Governor Walker’s budget directed the Department of Health Services to contract with a private provider threatening the current successful locally focused “one-stop-shop” model.  The bill also would have eliminated local input and oversight.

The ADRCs are one example of government working well. They help people get the resources they need and navigate through bureaucratic red tape.

After months of work, I am proud to tell you we fought this budget proposal and we won. Our local one-stop-shop will continue to make those critical connections to services. As Dane County Executive, I will continue to work and support our ADRC.

Our commitment to our seniors does not end there. We have many other important services for seniors in Dane County. For example, I  created a new Elder Benefits Specialist position to ensure our seniors have timely access to services and information through the ADRC.

Since last year, our Elder Benefits Program has seen a marked increase in the number of seniors needing services and this position will help meet that growing need. The county partners with the federal  government and private donations to provide $1,466,086 to ensure our seniors continue to receive warm meals, served with smiling faces.

Across Dane County we have 26 county supported senior centers. Dane County has many things to offer citizens of all ages. We enjoy an incredible quality of life including world-class bike paths, beautiful lakes and scenic county parks. In fact, our quality of life is so wonderful we are continually nationally recognized as a great place to retire, to raise a family and one of the safest places in the country.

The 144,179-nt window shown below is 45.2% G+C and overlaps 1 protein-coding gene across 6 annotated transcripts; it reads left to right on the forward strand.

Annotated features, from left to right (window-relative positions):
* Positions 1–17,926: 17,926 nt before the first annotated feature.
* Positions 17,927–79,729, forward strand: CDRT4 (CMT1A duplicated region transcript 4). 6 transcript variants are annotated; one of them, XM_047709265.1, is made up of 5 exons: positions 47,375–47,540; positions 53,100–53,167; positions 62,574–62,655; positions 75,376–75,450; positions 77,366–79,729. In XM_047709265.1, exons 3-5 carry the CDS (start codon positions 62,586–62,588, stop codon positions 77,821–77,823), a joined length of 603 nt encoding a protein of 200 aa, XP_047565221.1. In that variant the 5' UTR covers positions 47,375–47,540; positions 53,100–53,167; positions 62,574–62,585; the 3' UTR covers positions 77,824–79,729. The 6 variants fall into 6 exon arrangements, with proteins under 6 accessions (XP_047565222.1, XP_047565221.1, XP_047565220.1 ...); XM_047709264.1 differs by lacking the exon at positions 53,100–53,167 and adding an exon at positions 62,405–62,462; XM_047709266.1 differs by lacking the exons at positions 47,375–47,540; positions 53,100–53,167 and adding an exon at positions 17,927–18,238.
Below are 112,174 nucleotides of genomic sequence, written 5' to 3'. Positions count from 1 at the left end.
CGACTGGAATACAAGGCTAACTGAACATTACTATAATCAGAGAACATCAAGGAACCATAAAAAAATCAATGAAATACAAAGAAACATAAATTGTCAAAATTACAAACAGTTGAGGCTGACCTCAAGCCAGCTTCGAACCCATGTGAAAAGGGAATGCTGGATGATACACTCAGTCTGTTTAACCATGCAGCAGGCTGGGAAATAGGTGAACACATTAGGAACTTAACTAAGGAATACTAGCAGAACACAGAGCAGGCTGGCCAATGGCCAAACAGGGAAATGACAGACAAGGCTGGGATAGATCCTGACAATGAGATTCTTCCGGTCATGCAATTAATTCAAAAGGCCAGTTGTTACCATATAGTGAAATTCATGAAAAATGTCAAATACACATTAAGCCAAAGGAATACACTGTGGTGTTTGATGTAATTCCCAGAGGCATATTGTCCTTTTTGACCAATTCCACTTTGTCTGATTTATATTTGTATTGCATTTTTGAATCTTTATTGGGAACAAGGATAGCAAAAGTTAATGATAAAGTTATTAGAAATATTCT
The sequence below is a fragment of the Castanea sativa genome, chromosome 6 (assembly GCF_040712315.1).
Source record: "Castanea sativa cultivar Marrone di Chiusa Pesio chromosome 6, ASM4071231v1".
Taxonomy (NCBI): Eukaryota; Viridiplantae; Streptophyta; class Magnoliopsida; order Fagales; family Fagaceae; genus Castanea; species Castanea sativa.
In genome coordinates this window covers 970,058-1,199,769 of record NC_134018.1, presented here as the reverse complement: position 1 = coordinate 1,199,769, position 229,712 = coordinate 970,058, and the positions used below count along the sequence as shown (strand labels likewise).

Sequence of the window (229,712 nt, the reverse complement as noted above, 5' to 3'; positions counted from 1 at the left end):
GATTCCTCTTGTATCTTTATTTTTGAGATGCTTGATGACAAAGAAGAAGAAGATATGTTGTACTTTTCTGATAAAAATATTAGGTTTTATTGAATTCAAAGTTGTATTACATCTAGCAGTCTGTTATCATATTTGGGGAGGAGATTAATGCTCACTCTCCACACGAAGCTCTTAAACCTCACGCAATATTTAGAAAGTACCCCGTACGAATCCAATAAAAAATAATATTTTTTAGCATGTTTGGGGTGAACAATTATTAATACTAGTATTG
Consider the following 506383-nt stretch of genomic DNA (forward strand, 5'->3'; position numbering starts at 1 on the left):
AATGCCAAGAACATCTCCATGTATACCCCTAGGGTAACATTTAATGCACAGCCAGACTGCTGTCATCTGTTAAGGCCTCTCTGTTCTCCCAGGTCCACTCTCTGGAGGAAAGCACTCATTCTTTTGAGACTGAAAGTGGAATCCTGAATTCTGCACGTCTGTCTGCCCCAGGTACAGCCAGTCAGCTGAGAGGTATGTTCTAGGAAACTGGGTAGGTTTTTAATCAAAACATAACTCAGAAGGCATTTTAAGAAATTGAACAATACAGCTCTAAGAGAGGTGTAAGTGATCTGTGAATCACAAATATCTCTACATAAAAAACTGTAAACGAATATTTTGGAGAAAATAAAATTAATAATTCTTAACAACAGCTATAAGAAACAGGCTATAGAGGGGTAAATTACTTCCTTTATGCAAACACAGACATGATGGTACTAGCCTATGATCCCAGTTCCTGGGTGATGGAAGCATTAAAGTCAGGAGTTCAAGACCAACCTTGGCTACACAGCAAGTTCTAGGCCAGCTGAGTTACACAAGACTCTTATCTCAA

I am very happy to be able to deliver such good news but we could not have done it without you. Thank you to all of you came who out to the hearings, registered your concerns and/or called your legislators. We must continue our vigilance and ensure that our seniors’ golden years are enjoyed and their services remain protected.


14 - Plug Into Public Education! Nov. 6 at the Brink Lounge
                                               from Valerie Chesnick, Foundation for Madison’s Public Schools
Love Jimmy Fallon? Love Lip Sync Battles? Don’t miss the first annual Lip Sync for Schools! Let your inner rockstar shine and raise funds for public education at the Foundation for Madison’s Public Schools’ newest fundraiser. Based on popular skits from “The Tonight Show with Jimmy Fallon” the event features lip sync battles between community leaders with the audience determining a winner. The night also features a silent auction, photo booth, food and drink. We hope you’ll join us on Friday, November 6 from 7-11pm at the Brink Lounge.
Tickets are $40 and support the Foundation’s work in providing creative and innovative programs to enrich the education of all Madison’s 27,000 public school students. Get yours today at before they’re gone!
Want to get on stage? Anyone is welcome to perform! Contact Valerie Chesnik at or 237-7721 for more information.
15 - The History of Lake Mendota in the Palm of Your Hands
                                                                       by Don Sanford